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Re: Random Comic Tips and Questions

Postby DavidPerry » March 12th, 2017, 1:26 am

eishiya wrote:Image

When drawing speech bubble tails and connectors, they'll look better and more "balanced" if they appear to emanate from the centre of the bubble. This doesn't mean that they actually have to come out in the exact centre of one of the sides! It just means if you continue the tail/connector into the bubble as an imaginary line, it should touch the centre. In the right-most example above, the tail is quite noticeably to the left, but points to the middle of the bubble.


It wasn't until you mentioned this that I noticed that I do this naturally, and you're right. It looks really strange if it doesn't lead from the center of the bubble.
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Re: Random Comic Tips and Questions

Postby DuskShores » April 8th, 2017, 6:03 pm

Like some other people have said, not sure if it's come up yet. I'm only just beginning to read through all this myself, but I wanted to pass on a little bit of advice I always use with everything I write.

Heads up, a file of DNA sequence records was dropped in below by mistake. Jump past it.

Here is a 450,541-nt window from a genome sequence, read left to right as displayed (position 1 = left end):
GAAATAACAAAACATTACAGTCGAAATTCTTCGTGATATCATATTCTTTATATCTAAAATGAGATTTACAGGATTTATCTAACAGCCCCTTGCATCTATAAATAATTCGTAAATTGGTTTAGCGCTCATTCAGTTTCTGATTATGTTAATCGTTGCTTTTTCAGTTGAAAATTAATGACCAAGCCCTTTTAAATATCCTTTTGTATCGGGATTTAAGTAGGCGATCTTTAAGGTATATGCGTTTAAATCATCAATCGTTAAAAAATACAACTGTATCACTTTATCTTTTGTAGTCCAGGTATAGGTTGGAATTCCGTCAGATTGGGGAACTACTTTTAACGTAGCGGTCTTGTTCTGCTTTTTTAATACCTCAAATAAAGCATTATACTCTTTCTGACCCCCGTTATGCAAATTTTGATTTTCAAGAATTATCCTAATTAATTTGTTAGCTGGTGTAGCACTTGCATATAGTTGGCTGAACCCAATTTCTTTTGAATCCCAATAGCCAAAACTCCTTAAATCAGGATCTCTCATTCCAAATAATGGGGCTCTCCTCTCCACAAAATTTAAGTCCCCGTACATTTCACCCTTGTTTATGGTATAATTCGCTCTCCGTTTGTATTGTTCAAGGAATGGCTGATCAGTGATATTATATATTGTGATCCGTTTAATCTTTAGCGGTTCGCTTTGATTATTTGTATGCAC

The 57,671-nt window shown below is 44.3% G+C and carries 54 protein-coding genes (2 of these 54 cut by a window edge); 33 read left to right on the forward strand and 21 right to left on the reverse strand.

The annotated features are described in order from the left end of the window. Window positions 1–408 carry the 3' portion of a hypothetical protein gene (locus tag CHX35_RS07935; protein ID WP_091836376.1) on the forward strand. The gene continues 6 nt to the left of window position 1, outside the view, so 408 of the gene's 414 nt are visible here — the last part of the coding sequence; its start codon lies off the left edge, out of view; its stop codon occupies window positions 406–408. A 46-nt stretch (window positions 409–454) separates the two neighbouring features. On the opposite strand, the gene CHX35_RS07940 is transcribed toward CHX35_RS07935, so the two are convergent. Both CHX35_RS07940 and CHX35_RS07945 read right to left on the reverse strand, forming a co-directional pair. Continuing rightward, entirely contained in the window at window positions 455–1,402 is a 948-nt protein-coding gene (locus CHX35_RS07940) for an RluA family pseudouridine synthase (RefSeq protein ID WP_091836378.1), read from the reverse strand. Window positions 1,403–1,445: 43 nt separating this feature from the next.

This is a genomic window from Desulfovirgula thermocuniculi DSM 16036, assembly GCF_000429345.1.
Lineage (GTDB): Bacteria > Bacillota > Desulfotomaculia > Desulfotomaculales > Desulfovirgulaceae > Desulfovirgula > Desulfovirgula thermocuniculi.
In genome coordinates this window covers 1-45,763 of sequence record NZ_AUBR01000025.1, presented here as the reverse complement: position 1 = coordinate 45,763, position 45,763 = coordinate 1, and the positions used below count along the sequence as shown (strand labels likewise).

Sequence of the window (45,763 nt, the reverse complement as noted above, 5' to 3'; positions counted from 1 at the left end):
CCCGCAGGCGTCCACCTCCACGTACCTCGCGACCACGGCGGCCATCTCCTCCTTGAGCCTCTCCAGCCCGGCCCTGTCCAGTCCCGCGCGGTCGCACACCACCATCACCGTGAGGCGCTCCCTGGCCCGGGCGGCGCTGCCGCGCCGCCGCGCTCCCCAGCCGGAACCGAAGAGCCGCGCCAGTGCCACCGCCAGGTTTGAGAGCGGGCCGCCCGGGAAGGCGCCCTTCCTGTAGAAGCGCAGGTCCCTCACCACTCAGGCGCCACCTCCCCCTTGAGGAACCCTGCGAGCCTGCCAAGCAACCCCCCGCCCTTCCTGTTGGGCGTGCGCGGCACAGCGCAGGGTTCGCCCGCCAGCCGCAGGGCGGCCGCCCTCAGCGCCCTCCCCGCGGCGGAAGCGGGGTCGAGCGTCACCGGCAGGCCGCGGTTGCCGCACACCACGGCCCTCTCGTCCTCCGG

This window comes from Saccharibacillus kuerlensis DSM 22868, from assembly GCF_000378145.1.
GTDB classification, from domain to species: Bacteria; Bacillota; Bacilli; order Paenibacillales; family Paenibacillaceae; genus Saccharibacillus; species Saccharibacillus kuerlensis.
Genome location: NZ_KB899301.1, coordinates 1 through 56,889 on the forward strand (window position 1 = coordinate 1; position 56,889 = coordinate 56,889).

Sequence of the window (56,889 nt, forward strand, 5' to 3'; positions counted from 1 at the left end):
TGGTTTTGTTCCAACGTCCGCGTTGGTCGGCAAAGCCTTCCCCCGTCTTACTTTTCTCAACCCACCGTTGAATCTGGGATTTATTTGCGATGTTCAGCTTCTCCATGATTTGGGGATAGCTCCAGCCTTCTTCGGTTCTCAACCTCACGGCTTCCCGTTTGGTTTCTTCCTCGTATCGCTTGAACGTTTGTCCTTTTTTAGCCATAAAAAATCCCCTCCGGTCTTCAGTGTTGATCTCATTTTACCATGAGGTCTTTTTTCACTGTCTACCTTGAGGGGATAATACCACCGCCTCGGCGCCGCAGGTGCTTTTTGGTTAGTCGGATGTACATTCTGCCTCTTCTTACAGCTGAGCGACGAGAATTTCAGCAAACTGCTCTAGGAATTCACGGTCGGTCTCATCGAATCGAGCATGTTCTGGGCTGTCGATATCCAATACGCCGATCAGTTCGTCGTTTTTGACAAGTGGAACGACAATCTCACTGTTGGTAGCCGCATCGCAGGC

Swearing. Everyone does it, except for a few exceptions, like kids and stuff. But not everyone's a sailor, so you have to make sure that you use it properly. If you're going to drop the F-bomb, make sure it fits the scenario. A character walks into a room and greets their friends? Unless it's a character's specific trait (such as Gamzee Makara), it probably wouldn't be best. A character sees one of their allies, or even a relative, get chopped in half? Probably a good time for you to drop that elusive F-Word.

On top of this, you'll almost never see the C-word used in comics, and most likely for a reason. I've never felt right using the word in anything I do, simply because it's too strong, which, I feel, at least, kinda takes away from the moment. Of course, there can be exceptions, but most of the time, it's better to use other forms of genitalia to refer to someone's actions or personality.
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Re: Random Comic Tips and Questions

Postby Caroline Parkinson » June 8th, 2017, 5:38 am

There's a lot of pro lettering tips on Blambot . You can find them at the link below. For example: only use a crossbarred "I" for the personal pronoun or occasional acronyms. I don't always follow them but I should!
http://blambot.com/articles_tips.shtml

From an interview by Fiona Staples who draws the awesome comic Saga: if you want your comic to be accessible to those who don't read comics regularly, use a low panel count and end each page on a cliffhanger panel. It doesn't have to be life-and death: someone trying to get the top off a jam jar works too!